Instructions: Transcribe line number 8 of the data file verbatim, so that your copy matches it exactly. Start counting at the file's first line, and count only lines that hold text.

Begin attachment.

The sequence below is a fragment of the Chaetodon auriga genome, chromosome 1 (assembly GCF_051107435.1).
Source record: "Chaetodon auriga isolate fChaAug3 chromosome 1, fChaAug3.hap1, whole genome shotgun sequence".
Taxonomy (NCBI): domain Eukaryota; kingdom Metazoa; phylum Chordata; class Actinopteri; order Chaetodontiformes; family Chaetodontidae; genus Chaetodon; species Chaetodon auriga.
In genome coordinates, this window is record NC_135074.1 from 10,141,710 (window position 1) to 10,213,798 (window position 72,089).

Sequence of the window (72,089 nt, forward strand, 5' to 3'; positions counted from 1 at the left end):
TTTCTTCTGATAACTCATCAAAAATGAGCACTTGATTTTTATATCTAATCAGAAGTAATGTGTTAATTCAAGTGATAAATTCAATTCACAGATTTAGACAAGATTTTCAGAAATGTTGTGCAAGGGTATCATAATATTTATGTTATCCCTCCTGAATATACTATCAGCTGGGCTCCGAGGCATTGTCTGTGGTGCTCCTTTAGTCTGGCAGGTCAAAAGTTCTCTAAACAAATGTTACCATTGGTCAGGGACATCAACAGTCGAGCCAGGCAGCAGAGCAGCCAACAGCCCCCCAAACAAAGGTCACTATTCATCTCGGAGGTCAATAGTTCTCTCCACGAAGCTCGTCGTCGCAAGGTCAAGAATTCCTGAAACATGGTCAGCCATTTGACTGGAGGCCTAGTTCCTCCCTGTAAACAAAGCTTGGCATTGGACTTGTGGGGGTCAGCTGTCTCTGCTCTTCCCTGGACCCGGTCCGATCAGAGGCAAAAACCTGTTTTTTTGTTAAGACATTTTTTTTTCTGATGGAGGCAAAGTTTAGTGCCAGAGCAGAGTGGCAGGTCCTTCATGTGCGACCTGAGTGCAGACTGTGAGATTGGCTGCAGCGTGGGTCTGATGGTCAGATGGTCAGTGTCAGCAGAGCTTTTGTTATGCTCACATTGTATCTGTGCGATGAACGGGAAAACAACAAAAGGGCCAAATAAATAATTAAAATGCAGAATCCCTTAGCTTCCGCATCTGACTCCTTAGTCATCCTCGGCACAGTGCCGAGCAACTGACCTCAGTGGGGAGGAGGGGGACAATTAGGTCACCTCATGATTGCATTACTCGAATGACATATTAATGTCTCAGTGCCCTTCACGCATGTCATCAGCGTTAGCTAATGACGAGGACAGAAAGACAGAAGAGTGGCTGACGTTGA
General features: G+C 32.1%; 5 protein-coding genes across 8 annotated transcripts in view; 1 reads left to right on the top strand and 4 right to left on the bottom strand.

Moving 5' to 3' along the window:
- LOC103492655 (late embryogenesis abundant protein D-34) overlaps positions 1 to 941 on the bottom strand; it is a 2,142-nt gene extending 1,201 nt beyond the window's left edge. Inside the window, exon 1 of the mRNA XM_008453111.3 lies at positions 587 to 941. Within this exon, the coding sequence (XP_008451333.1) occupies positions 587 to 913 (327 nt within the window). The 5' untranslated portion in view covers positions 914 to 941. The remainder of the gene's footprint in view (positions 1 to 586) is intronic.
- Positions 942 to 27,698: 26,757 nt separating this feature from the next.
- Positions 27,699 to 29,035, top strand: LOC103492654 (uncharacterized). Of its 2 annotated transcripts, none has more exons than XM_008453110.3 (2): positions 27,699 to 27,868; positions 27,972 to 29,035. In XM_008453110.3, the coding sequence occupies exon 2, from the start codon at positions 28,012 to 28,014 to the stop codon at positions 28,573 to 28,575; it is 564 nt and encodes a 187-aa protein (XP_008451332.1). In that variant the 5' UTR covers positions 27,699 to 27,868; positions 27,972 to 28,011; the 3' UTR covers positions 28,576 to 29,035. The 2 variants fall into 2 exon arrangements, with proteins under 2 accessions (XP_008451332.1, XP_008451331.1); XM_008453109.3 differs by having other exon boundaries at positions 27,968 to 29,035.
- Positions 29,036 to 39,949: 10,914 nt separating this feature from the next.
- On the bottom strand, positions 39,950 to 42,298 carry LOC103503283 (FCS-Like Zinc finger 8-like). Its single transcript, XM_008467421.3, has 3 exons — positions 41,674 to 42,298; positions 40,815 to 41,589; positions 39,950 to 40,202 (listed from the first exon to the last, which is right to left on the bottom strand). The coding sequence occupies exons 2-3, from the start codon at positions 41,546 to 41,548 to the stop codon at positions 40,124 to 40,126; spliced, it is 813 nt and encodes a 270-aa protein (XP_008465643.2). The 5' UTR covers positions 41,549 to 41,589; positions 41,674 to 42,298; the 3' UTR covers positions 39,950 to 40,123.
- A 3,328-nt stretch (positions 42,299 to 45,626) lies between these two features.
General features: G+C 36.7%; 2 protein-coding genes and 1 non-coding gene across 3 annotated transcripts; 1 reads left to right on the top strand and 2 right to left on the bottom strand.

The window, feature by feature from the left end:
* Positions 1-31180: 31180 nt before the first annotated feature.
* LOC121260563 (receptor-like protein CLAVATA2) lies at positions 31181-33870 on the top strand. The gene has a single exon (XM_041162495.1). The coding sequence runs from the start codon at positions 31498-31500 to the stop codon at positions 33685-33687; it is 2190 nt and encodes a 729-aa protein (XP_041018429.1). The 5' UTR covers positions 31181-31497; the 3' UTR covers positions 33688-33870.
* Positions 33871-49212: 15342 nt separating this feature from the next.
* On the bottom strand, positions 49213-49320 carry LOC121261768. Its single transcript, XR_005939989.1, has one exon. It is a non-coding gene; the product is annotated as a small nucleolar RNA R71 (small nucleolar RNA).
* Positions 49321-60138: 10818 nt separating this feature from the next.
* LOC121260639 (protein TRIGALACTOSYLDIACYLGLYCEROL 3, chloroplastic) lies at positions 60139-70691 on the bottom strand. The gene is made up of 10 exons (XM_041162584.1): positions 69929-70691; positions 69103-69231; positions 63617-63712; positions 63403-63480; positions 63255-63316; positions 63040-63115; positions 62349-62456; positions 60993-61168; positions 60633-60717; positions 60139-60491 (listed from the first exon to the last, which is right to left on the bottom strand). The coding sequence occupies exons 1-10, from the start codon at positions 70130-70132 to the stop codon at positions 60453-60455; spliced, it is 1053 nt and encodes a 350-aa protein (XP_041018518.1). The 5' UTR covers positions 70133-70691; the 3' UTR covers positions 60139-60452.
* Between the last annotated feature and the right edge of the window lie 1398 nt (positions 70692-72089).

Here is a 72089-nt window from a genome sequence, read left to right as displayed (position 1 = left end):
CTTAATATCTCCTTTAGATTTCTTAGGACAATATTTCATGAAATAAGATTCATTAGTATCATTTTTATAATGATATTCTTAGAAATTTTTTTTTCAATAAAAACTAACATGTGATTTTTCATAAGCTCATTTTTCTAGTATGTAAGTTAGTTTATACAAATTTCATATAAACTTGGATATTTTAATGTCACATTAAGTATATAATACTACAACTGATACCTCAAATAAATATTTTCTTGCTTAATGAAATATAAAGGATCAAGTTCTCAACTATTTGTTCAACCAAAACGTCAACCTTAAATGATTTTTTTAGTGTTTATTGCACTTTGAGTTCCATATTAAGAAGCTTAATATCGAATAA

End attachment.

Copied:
Moving 5' to 3' along the window: